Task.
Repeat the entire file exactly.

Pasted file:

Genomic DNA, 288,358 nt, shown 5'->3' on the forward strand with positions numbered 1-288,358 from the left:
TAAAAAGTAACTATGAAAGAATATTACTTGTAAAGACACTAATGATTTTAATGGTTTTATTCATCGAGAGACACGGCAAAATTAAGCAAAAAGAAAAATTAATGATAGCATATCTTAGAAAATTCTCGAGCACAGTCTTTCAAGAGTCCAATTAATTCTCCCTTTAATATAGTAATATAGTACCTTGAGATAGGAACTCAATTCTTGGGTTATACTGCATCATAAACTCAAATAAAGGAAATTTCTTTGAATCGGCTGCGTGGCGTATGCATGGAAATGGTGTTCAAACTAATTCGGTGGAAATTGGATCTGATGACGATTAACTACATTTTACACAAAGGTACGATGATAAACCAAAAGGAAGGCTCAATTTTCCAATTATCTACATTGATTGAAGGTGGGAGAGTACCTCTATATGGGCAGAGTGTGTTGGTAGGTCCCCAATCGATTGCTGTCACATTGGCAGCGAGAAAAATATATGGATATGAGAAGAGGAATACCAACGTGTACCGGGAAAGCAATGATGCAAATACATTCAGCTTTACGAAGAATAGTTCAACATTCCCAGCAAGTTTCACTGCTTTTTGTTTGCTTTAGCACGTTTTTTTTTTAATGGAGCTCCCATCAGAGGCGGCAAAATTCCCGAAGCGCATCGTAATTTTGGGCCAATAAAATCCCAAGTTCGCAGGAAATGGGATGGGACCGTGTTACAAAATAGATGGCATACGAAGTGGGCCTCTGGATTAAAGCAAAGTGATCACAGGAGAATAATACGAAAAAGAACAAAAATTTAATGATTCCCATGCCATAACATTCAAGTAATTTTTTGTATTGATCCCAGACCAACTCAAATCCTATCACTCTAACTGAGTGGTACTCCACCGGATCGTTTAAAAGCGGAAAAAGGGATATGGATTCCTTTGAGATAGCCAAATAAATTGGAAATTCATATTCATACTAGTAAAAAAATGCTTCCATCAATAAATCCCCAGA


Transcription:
Genomic DNA, 288,358 nt, shown 5'->3' on the forward strand with positions numbered 1-288,358 from the left:
TAAAAAGTAACTATGAAAGAATATTACTTGTAAAGACACTAATGATTTTAATGGTTTTATTCATCGAGAGACACGGCAAAATTAAGCAAAAAGAAAAATTAATGATAGCATATCTTAGAAAATTCTCGAGCACAGTCTTTCAAGAGTCCAATTAATTCTCCCTTTAATATAGTAATATAGTACCTTGAGATAGGAACTCAATTCTTGGGTTATACTGCATCATAAACTCAAATAAAGGAAATTTCTTTGAATCGGCTGCGTGGCGTATGCATGGAAATGGTGTTCAAACTAATTCGGTGGAAATTGGATCTGATGACGATTAACTACATTTTACACAAAGGTACGATGATAAACCAAAAGGAAGGCTCAATTTTCCAATTATCTACATTGATTGAAGGTGGGAGAGTACCTCTATATGGGCAGAGTGTGTTGGTAGGTCCCCAATCGATTGCTGTCACATTGGCAGCGAGAAAAATATATGGATATGAGAAGAGGAATACCAACGTGTACCGGGAAAGCAATGATGCAAATACATTCAGCTTTACGAAGAATAGTTCAACATTCCCAGCAAGTTTCACTGCTTTTTGTTTGCTTTAGCACGTTTTTTTTTTAATGGAGCTCCCATCAGAGGCGGCAAAATTCCCGAAGCGCATCGTAATTTTGGGCCAATAAAATCCCAAGTTCGCAGGAAATGGGATGGGACCGTGTTACAAAATAGATGGCATACGAAGTGGGCCTCTGGATTAAAGCAAAGTGATCACAGGAGAATAATACGAAAAAGAACAAAAATTTAATGATTCCCATGCCATAACATTCAAGTAATTTTTTGTATTGATCCCAGACCAACTCAAATCCTATCACTCTAACTGAGTGGTACTCCACCGGATCGTTTAAAAGCGGAAAAAGGGATATGGATTCCTTTGAGATAGCCAAATAAATTGGAAATTCATATTCATACTAGTAAAAAAATGCTTCCATCAATAAATCCCCAGA